Saturday, June 19, 2010

Musee de Cluny

Deep in the Latin Quarter, the cool dim interior of the Musee National du Moyen Age, better known as Musee de Cluny, still feels like the medieval convent it once was. The stone walls invoke a hushed sense of awe. The gap between the centuries closes and blurs. It's easy to imagine shadowy dark-robed nuns silently gliding over the well-worn pavers on their way to Vespers.

It's also easy to imagine a lovely teen aged Mary Tudor, Dowager Queen of France, standing by the window in her fashionable white widows weeds as she impatiently waits for her true love -- soon to be her next husband -- to take her back to England.

The collections here, which all date from the Middle Ages, for the most part aren't the familiar masterpieces of the Louvre or Musee d'Orsay, but that's not to say they aren't simply splendid.
In a class all by themselves are the six Lady with the Unicorn tapestries. Yes, I've seen these before in numerous reproductions gracing a plethora of items sold in museum gift shops all over the world. But all six original tapestries together in one room are just -- breathtaking. There is no other word for them.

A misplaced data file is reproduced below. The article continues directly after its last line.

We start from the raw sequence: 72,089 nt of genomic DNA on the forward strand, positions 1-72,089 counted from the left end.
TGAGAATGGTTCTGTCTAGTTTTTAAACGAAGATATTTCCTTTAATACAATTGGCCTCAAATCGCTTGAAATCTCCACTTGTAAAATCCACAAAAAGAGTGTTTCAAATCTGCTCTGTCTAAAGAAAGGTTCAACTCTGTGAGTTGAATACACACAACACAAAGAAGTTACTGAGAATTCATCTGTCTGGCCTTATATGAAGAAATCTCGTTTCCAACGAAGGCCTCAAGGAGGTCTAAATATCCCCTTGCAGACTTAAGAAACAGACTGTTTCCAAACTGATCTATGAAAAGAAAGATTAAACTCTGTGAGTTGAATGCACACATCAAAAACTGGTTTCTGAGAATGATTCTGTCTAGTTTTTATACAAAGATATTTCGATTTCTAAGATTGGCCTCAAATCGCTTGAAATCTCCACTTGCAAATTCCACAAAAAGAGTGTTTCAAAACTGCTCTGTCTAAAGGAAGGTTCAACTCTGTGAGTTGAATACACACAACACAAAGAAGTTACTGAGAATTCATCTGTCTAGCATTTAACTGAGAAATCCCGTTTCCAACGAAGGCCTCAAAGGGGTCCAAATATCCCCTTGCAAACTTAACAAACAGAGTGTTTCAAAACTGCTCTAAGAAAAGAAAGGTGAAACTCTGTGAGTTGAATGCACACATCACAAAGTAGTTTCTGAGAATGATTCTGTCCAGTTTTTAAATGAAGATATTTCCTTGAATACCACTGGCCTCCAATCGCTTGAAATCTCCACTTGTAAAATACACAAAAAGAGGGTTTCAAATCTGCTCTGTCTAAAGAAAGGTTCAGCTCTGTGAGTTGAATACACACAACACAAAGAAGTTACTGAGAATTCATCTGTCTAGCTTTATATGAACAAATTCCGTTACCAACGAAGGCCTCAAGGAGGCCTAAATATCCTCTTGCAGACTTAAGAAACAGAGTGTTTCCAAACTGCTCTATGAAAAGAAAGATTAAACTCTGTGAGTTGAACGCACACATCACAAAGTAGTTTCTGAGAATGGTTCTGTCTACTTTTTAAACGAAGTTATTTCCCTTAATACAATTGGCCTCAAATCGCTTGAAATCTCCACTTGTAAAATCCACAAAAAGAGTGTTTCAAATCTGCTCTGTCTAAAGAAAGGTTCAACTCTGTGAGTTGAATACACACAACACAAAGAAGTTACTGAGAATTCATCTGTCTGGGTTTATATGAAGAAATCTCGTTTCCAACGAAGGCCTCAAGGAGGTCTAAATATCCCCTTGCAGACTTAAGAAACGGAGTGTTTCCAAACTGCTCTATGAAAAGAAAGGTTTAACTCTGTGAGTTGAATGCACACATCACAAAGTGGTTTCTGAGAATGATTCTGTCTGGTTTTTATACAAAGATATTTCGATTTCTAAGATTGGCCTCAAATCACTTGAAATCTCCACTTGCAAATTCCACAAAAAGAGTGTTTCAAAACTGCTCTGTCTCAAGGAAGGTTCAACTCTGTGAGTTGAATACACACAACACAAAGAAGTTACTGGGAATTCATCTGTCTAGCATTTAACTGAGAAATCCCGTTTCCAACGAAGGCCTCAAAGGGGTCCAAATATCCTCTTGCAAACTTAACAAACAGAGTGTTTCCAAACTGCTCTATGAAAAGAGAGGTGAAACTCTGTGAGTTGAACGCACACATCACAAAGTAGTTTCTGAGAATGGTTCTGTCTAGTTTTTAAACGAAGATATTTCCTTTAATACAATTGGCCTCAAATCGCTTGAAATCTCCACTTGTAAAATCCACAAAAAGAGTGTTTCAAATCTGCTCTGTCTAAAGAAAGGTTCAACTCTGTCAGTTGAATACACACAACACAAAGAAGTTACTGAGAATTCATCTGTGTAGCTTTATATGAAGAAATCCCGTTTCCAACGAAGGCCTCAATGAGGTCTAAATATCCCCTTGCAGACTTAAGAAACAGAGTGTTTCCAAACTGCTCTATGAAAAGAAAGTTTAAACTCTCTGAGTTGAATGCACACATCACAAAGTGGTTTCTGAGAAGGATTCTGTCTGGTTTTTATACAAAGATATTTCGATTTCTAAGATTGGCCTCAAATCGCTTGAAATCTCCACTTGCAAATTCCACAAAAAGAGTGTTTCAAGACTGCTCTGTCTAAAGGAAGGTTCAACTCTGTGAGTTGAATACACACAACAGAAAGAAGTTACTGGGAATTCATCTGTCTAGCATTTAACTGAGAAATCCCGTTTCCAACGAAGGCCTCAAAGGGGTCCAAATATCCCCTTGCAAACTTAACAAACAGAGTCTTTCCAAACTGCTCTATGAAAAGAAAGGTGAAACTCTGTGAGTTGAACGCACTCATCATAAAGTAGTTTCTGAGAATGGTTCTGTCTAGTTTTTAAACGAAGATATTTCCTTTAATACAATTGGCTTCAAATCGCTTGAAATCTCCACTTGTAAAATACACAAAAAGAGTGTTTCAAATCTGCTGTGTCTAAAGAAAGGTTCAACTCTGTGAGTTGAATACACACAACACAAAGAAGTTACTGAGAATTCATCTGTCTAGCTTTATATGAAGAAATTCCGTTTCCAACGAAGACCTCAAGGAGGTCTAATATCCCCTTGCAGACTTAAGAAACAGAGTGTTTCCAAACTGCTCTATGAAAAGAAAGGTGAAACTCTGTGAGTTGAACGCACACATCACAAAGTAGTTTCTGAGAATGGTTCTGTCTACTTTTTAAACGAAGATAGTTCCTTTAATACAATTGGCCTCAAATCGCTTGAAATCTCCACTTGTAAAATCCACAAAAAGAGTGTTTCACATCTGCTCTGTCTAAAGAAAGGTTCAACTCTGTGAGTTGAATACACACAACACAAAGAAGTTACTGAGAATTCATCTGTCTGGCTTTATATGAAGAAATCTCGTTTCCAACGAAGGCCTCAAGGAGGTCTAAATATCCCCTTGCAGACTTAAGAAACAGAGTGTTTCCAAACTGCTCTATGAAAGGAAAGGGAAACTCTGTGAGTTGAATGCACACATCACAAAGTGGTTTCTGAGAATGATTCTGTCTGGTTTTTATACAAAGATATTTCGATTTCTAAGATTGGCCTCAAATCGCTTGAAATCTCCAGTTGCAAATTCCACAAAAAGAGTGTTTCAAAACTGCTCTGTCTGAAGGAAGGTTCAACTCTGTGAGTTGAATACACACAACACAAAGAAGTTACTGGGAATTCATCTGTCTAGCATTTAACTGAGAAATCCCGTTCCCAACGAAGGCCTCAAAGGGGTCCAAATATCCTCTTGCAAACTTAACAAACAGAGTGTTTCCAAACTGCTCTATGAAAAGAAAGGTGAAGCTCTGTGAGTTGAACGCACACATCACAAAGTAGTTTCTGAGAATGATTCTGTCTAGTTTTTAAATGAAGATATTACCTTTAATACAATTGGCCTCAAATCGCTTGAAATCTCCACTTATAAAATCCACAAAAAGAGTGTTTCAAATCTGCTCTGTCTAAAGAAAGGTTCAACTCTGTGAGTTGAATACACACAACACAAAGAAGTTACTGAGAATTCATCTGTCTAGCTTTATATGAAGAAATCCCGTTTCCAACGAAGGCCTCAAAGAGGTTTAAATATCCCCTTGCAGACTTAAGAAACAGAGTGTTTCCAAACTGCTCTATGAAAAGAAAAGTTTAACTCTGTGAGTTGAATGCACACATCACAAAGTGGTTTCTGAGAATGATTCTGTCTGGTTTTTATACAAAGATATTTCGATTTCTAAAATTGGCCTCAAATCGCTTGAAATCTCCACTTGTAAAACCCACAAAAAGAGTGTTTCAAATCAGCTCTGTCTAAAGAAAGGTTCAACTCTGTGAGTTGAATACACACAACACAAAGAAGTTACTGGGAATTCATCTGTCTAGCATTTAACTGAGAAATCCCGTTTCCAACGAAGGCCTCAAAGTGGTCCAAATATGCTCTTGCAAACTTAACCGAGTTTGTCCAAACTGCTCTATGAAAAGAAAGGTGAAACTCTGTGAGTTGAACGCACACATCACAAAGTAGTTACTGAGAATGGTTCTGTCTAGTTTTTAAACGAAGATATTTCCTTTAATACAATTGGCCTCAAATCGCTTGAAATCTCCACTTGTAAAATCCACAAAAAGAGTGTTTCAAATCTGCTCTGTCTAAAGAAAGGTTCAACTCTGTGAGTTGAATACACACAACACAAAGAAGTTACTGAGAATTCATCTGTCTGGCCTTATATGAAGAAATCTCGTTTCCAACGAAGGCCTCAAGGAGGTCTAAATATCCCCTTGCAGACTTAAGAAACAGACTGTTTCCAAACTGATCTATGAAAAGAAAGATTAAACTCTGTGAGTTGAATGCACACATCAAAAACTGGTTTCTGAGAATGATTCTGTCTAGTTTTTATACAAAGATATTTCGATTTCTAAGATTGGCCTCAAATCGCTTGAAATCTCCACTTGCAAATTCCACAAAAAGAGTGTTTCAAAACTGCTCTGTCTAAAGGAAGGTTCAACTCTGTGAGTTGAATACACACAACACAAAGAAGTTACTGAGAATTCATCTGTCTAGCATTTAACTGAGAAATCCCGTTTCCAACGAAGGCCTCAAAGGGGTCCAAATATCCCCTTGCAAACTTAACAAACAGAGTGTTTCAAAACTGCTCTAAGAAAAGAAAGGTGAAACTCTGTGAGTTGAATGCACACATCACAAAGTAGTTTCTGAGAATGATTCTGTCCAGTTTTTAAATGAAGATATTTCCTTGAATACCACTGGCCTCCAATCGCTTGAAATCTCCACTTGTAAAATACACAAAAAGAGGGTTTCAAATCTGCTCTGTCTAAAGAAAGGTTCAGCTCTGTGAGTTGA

A sweet, plaintive soprano, accompanied by a strummed lute, tears me away. I follow the music into a cavernous, yet oddly intimate, room covered with \ carvings where a chamber group rehearses for a concert. No one seems to mind so I slip into a seat and let the music wash over me. The rehearsal progresses in fits and spurts, the group stopping now and again to discuss some bit of harmony.

There is something about chamber music, so beautiful yet so melancholy, that causes tears to well up.

I wander into the gift shop, purchase a book mark from my favorite Unicorn tapestry, "All That My Heart Desires," and step once into the bustling 21st century.

Who knew "getting all medieval" could be so tranquil?

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